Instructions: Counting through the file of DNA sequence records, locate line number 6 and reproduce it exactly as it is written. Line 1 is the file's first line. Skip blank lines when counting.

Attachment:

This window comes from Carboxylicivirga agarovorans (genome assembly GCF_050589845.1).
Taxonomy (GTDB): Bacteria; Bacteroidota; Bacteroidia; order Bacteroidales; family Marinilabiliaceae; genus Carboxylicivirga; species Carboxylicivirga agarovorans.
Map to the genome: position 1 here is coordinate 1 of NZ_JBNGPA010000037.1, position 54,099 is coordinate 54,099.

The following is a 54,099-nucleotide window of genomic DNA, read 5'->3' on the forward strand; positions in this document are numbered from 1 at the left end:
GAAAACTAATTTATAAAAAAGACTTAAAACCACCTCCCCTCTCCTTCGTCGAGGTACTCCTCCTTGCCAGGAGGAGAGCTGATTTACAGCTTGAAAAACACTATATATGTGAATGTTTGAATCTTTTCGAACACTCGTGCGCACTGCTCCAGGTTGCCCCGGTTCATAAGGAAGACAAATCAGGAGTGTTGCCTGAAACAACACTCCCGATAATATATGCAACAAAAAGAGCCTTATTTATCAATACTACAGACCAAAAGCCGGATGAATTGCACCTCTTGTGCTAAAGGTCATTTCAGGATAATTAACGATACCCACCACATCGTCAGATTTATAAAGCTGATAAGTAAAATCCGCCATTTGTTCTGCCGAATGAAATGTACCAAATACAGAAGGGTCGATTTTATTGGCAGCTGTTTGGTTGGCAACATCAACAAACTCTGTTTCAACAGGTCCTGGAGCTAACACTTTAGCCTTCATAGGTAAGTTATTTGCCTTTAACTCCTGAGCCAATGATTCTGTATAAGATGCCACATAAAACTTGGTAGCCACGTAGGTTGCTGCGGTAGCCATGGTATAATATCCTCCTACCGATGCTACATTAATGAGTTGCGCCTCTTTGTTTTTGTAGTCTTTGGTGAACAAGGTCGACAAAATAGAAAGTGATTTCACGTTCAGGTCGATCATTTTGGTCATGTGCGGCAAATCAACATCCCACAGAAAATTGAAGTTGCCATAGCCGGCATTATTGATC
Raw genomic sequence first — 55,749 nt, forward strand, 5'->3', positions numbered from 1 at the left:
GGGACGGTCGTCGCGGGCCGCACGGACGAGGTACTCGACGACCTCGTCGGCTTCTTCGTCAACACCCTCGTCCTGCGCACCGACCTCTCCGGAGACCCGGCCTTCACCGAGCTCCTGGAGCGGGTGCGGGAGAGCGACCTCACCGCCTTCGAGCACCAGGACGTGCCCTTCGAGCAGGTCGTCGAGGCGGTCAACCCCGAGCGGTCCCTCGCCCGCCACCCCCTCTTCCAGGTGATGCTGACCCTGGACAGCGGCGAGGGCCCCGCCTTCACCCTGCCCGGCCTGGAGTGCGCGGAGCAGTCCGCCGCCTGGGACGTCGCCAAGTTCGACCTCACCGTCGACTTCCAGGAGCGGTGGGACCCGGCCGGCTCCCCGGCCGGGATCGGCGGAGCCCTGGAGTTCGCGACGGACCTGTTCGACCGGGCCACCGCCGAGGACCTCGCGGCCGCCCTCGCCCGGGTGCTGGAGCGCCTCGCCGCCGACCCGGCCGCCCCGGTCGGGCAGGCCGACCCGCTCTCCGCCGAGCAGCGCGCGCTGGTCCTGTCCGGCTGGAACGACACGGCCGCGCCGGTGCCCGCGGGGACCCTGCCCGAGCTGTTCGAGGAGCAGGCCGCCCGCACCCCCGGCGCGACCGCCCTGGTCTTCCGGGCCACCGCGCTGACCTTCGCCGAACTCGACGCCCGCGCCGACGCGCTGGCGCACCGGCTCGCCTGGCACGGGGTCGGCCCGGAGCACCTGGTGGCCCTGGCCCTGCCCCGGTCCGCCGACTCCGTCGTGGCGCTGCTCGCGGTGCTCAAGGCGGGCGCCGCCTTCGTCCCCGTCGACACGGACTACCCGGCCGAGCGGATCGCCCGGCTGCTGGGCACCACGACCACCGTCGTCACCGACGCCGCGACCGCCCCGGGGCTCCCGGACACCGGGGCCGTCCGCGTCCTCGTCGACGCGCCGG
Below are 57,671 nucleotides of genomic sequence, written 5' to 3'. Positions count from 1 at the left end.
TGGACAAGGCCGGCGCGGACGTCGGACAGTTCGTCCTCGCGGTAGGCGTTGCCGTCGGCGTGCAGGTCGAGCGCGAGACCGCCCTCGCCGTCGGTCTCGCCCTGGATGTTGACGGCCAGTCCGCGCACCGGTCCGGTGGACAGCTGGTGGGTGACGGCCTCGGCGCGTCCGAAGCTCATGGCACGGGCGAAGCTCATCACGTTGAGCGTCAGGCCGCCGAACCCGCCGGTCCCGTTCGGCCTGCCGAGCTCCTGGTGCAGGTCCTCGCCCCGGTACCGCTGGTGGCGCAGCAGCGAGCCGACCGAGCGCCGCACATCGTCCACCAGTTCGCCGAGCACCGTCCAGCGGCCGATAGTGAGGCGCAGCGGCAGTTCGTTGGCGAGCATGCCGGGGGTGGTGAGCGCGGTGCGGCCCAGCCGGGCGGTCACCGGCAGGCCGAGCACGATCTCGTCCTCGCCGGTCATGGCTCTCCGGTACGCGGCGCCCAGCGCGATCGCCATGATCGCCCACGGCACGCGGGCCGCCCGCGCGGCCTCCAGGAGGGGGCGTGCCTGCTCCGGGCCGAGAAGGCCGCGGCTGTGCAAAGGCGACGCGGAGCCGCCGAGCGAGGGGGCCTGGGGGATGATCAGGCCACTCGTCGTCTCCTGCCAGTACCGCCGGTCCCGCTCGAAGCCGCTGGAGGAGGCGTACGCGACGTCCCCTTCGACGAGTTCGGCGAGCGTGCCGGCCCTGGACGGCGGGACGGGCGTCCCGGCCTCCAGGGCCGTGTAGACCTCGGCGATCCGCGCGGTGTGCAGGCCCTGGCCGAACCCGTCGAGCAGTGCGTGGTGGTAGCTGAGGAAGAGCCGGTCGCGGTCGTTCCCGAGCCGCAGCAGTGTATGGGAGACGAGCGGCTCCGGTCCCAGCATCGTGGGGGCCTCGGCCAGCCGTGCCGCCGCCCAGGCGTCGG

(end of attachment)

Raw genomic sequence first — 55,749 nt, forward strand, 5'->3', positions numbered from 1 at the left: